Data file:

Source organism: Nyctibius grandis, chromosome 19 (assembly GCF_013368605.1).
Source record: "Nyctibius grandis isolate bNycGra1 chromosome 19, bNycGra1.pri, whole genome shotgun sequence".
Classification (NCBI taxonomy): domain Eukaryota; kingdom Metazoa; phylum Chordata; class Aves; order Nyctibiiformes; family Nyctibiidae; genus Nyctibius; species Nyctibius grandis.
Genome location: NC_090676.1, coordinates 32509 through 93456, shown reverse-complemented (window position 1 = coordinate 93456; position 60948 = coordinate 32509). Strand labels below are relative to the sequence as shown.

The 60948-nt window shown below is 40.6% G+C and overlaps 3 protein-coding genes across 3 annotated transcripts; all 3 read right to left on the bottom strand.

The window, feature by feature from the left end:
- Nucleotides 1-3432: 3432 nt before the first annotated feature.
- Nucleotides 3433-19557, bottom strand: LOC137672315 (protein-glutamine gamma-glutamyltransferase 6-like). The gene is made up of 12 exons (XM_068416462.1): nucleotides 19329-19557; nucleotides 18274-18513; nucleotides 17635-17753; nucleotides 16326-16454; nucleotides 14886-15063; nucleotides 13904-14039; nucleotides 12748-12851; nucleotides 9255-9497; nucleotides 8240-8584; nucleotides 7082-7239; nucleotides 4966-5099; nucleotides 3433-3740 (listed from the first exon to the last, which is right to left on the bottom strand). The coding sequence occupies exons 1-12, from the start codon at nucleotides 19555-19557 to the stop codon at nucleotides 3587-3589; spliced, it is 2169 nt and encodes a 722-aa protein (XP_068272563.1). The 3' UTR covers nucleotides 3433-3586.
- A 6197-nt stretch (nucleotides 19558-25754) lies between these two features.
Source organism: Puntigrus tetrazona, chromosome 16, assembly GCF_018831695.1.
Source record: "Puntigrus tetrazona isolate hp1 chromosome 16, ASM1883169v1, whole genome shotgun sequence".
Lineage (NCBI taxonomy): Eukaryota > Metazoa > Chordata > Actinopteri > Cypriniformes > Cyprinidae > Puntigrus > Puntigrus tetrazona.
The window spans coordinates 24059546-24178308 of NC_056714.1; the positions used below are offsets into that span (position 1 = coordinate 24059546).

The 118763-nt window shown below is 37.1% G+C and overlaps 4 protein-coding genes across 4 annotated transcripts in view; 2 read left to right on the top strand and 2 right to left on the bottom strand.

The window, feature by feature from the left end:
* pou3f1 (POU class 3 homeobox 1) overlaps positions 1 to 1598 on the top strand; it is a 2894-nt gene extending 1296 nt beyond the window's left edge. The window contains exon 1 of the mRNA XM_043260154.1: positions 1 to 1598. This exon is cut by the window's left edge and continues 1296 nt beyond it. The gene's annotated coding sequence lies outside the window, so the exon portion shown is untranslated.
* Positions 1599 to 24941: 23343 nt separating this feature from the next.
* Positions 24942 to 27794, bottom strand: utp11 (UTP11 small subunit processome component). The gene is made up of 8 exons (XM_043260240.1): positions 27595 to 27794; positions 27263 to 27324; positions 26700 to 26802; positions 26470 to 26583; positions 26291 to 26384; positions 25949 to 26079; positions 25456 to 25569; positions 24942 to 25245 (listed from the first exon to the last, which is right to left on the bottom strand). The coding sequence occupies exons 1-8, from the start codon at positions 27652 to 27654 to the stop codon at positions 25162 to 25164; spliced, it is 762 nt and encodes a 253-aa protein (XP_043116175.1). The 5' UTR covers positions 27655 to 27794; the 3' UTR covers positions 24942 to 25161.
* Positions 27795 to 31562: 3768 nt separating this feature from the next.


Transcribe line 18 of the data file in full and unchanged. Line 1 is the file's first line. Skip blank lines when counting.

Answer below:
* Positions 24942 to 27794, bottom strand: utp11 (UTP11 small subunit processome component). The gene is made up of 8 exons (XM_043260240.1): positions 27595 to 27794; positions 27263 to 27324; positions 26700 to 26802; positions 26470 to 26583; positions 26291 to 26384; positions 25949 to 26079; positions 25456 to 25569; positions 24942 to 25245 (listed from the first exon to the last, which is right to left on the bottom strand). The coding sequence occupies exons 1-8, from the start codon at positions 27652 to 27654 to the stop codon at positions 25162 to 25164; spliced, it is 762 nt and encodes a 253-aa protein (XP_043116175.1). The 5' UTR covers positions 27655 to 27794; the 3' UTR covers positions 24942 to 25161.